“I want to be perfectly clear. We will never recognise the annexation of Crimea … The time will come when Ukraine will take over control of Crimea,” he said, speaking in English, seated in his cavernous, Soviet-built government headquarters beneath the blue and yellow Ukrainian flag.

The reality: Ukraine’s finances are in a mess, and they have been for quite some time. Former president Viktor Yanukovych effectively plundered the economy and the state budget, but he was not alone. Corruption is ingrained in Ukraine’s way of doing things. So far, the interim government and the forces like the EU and IMF that are propping up its economy believe that the only way to fix this is emergency austerity and fast reforms. But the new government is up against a culture of corruption, and it’s hard to do that while a bear is threatening to push in your back door.

1330 GMT: Foreign ministers from European Union nations are meeting for two days of informal talks in Athens to discuss emergency measures that can be taken to end further crisis in Ukraine and eastern Europe. The EU is taking three key steps:

1. Fast-tracking the process that countries have to go through in order to join the EU. The idea here is that things are moving too slowly, giving Russia time to react. The idea is also to strengthen economic and political ties, speed up the dropping of visa restrictions and the issuing of loans… the efforts will help, in theory, bolster the new members’ economies while increasing good will towards Europe. All of this will make Russia think twice about bullying these countries such as Ukraine, Estonia, and Modlova.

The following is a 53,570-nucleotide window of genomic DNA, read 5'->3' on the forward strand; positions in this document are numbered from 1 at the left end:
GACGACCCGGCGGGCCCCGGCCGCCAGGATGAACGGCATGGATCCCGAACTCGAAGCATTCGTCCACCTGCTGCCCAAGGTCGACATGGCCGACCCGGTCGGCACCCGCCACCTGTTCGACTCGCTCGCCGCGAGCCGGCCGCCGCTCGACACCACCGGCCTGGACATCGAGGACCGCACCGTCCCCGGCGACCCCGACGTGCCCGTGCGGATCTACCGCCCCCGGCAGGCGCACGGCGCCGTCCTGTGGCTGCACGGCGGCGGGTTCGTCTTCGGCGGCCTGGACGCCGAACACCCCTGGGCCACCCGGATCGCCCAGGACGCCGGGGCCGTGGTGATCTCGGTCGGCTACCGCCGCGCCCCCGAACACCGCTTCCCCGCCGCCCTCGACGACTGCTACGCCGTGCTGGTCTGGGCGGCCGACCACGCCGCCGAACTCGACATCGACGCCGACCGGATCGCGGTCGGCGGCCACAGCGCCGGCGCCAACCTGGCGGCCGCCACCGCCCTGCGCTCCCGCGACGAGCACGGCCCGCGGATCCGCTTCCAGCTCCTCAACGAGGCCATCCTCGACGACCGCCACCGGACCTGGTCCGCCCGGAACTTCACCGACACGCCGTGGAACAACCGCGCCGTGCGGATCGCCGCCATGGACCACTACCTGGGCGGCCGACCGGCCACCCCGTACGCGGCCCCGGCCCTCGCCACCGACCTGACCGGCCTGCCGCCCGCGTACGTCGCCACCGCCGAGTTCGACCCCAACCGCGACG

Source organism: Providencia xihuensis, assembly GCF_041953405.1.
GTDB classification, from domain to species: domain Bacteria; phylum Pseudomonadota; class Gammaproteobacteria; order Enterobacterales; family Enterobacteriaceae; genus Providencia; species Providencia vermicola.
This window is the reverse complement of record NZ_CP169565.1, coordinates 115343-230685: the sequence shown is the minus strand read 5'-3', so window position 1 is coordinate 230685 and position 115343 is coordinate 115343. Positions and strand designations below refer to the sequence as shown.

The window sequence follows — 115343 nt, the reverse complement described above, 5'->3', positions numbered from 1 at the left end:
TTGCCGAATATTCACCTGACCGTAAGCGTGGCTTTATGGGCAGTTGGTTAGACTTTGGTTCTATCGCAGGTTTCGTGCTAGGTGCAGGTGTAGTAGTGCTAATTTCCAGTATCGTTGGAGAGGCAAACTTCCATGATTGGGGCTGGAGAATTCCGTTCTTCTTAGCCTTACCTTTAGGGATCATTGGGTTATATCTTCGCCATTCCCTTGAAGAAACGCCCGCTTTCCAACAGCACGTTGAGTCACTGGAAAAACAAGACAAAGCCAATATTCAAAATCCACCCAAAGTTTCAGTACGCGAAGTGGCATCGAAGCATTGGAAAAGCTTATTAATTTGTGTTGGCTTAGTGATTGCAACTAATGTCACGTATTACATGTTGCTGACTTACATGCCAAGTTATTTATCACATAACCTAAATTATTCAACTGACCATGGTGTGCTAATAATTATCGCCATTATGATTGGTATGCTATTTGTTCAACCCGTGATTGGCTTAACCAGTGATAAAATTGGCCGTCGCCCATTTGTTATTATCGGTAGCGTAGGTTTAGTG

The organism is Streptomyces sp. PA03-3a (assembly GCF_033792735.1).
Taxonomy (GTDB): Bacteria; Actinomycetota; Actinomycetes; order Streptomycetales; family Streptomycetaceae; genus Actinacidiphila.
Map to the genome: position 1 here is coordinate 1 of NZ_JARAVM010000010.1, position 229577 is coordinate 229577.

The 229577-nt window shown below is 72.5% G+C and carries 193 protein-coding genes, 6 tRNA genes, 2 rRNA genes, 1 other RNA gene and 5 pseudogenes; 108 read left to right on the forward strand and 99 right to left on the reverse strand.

2. Threaten to sanction Russia if it executes further aggression. Economics is a major deterrent, though so far Europe has been hesitant to take a firm stand with Russia over the EU’s deep economic ties there — especially in the energy sector.

3. Work with Russia to try to mitigate their downside to new nations joining the EU. If Russia feels like it is losing less by not acting, and if the EU can convince Russia it will lose more than it bargains for by acting, the theory is that further expansion can be prevented.

But not all EU members are on the same page about which option to stress:

Despite talks of a unified EU front towards Russia on Ukraine, there were different emphases in approach, from the harder stance of countries such as the U.K. and Sweden, to countries such as Greece, which believe sanctions can’t be used in isolation to solve the Russia-Ukraine crisis.

Greek Foreign Minister Evangelos Venizelos, who was hosting the meeting, stressed that “sanctions are not an end in themselves … the issue is de-escalation that will lead to a definitive and working solution.”

Swedish foreign minister Carl Bildt stressed the need for resolve on the issue of respecting international law.

“I think it is very clear that Russia has changed in the past two years,” he said. “They intend to be an Orthodox bastion against the West. They (engage in) very aggressive propaganda, sort of the muscular East versus the decadent West.”

Referring to a public rally last month in which Russian president Vladimir Putin spoke in front of a banner reading “Crimea is in my heart” Bildt said, “We have to wonder, what else is in his heart?”